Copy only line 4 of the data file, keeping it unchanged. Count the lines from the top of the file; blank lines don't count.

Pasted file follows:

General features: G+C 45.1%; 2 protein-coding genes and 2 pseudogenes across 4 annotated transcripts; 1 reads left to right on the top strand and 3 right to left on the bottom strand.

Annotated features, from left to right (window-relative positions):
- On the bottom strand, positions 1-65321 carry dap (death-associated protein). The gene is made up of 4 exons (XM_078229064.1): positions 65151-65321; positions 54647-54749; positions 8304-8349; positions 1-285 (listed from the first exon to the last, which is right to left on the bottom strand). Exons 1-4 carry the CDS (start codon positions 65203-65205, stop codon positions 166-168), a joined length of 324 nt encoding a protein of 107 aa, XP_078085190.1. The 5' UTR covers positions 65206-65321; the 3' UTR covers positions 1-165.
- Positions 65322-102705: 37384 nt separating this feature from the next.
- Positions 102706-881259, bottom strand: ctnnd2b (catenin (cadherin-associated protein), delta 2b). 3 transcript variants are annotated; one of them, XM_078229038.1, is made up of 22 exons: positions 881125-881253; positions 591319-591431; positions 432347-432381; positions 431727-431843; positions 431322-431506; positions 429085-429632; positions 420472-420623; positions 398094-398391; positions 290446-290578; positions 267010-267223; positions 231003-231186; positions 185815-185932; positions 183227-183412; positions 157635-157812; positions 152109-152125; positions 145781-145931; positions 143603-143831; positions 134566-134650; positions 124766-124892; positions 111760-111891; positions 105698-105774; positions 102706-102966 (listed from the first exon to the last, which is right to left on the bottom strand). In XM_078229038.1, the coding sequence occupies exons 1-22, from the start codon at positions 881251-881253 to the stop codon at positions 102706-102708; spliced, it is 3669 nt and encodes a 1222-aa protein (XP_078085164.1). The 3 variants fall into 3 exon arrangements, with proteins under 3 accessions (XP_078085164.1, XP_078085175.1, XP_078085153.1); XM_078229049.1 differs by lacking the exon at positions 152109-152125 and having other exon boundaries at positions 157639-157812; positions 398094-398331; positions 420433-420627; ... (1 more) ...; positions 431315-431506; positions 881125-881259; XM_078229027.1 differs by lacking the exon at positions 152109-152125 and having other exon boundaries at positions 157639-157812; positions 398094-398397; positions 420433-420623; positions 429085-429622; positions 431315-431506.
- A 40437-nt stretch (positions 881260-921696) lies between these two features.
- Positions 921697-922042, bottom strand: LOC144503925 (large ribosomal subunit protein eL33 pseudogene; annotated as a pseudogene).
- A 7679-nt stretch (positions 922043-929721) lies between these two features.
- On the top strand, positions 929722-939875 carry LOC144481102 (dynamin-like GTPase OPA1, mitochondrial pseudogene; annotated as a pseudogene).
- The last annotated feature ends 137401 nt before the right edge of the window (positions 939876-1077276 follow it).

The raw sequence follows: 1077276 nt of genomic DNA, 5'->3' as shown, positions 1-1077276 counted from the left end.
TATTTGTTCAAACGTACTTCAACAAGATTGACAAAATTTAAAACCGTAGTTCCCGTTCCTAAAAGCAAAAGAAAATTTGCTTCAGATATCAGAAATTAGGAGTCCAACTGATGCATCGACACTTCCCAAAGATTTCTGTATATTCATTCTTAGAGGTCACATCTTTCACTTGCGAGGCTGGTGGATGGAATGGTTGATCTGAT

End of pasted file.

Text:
- Positions 65322-102705: 37384 nt separating this feature from the next.